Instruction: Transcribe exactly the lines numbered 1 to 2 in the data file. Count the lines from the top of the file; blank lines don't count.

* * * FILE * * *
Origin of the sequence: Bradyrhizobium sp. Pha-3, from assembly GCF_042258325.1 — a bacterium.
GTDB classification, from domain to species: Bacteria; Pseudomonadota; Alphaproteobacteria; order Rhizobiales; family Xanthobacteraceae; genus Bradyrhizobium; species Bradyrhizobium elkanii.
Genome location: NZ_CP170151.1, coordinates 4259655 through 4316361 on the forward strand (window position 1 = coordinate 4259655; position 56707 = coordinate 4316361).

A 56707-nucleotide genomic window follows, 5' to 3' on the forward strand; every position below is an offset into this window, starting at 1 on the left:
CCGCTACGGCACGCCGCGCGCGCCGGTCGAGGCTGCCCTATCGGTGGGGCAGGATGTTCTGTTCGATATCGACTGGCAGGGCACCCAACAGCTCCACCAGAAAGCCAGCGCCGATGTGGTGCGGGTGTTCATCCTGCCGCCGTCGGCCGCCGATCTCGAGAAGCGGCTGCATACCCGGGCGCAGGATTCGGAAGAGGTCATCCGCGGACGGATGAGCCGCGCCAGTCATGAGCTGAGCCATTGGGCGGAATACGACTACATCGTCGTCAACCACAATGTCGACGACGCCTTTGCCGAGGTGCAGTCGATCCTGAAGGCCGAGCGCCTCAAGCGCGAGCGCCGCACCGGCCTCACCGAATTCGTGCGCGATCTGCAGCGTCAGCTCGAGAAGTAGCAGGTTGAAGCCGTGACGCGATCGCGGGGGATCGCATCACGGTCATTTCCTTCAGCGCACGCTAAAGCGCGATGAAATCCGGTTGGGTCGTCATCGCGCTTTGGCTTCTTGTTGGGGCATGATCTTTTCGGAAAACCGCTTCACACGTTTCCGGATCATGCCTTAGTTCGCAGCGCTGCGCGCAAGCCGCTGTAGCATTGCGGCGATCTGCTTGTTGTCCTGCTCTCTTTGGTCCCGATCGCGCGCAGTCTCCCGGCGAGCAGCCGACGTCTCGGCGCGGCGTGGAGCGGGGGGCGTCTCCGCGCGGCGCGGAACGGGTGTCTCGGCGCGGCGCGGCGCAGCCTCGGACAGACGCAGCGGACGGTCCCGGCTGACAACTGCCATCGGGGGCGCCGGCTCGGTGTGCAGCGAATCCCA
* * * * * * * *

Origin of the sequence: Bradyrhizobium sp. Pha-3, from assembly GCF_042258325.1 — a bacterium.
GTDB classification, from domain to species: Bacteria; Pseudomonadota; Alphaproteobacteria; order Rhizobiales; family Xanthobacteraceae; genus Bradyrhizobium; species Bradyrhizobium elkanii.